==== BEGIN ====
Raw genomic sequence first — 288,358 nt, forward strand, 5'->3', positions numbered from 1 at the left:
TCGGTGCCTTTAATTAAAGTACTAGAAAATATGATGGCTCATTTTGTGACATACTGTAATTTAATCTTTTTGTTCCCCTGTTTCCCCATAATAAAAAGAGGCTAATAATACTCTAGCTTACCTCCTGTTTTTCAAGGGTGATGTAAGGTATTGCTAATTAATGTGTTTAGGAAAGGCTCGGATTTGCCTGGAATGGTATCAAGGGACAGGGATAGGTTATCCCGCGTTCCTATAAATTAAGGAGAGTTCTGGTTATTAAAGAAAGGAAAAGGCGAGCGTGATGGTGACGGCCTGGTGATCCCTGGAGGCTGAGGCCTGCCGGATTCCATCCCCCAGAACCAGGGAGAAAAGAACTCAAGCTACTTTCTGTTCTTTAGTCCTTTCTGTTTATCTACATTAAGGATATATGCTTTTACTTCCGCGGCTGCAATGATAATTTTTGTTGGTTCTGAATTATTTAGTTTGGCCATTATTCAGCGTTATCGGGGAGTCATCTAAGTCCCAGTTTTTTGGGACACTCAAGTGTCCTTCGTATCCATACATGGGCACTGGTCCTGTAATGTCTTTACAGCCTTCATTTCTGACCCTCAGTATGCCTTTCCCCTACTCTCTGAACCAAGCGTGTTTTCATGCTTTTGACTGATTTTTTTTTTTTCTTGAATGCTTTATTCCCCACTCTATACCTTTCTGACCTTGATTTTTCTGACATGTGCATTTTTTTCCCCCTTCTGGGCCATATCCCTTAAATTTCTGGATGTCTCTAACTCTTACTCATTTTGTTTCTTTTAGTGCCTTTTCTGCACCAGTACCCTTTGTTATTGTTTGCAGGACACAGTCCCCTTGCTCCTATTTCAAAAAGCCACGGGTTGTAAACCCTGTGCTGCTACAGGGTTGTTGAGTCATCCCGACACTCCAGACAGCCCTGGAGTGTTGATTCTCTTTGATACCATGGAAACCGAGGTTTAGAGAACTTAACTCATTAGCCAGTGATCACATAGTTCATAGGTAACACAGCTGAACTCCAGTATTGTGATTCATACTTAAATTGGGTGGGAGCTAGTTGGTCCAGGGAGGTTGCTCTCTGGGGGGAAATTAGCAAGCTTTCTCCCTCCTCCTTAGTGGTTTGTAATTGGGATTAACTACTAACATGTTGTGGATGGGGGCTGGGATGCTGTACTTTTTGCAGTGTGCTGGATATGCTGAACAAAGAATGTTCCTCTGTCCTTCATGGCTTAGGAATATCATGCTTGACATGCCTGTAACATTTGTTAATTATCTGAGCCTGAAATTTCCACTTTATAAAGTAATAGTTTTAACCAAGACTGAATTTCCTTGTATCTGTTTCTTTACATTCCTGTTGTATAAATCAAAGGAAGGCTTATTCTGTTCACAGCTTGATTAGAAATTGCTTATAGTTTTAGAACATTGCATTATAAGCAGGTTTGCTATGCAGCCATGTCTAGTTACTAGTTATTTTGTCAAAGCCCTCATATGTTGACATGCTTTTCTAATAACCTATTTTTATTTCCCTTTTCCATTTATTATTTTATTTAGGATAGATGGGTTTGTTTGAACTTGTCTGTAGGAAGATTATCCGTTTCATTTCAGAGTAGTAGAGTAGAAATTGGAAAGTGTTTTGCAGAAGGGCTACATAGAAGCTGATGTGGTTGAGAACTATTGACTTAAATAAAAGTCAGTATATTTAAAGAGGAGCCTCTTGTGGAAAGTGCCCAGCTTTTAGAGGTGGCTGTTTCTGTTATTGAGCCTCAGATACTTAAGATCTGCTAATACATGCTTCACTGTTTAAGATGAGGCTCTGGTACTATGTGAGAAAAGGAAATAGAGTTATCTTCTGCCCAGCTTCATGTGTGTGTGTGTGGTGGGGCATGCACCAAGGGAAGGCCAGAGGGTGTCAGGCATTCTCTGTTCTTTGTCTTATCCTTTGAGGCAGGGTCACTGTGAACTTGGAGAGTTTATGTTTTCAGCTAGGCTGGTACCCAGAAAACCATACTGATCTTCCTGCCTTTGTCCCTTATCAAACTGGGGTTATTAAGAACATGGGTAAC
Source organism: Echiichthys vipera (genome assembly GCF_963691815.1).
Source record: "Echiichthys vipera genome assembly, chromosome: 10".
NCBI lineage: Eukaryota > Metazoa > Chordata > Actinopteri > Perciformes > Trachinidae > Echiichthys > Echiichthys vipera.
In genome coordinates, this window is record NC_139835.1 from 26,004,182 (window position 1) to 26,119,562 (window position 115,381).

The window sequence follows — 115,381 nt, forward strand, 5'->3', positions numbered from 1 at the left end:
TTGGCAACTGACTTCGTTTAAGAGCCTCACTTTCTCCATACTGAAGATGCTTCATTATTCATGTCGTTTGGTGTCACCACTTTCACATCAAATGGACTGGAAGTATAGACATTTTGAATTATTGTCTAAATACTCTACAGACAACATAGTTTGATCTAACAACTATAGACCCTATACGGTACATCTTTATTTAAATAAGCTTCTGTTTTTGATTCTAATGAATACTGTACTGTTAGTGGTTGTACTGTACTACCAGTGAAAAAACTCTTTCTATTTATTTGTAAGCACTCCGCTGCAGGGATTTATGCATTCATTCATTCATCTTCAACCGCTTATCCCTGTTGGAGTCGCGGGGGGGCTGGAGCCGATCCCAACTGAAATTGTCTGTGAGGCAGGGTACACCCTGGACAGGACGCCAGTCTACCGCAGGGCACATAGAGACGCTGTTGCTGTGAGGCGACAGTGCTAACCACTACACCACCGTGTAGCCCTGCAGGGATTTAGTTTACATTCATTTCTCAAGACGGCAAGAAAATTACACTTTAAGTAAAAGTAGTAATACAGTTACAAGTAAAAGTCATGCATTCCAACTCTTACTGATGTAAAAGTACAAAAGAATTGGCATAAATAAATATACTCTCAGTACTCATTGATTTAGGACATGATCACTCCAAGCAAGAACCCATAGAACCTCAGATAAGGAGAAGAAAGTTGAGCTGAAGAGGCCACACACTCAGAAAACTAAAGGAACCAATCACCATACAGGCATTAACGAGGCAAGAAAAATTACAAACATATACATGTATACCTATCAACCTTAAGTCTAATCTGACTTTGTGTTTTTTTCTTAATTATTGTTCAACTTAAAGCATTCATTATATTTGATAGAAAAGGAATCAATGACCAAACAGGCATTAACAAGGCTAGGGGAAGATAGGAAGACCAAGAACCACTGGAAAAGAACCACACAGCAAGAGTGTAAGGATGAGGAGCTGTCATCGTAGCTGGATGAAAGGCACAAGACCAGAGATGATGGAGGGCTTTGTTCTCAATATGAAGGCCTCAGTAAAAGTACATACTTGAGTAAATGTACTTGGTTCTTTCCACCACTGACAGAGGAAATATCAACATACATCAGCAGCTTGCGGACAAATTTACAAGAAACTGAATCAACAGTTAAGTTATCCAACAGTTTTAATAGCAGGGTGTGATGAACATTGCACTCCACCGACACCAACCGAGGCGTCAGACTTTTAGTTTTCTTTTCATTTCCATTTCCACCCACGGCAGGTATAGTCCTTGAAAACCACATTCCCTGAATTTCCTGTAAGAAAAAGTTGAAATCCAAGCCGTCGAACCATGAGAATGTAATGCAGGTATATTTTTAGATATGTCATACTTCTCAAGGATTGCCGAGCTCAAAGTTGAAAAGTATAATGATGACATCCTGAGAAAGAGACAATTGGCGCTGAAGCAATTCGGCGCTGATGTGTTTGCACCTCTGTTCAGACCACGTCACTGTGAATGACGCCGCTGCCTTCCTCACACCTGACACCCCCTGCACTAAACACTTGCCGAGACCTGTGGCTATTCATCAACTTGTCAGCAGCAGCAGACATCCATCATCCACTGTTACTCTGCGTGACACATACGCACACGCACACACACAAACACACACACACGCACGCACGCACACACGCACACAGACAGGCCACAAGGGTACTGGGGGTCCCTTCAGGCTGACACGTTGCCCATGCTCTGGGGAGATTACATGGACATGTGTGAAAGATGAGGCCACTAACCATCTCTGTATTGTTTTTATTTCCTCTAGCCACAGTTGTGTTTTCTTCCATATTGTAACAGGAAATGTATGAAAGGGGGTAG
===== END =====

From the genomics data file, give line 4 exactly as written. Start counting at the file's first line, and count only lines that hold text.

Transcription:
Source record: "Echiichthys vipera genome assembly, chromosome: 10".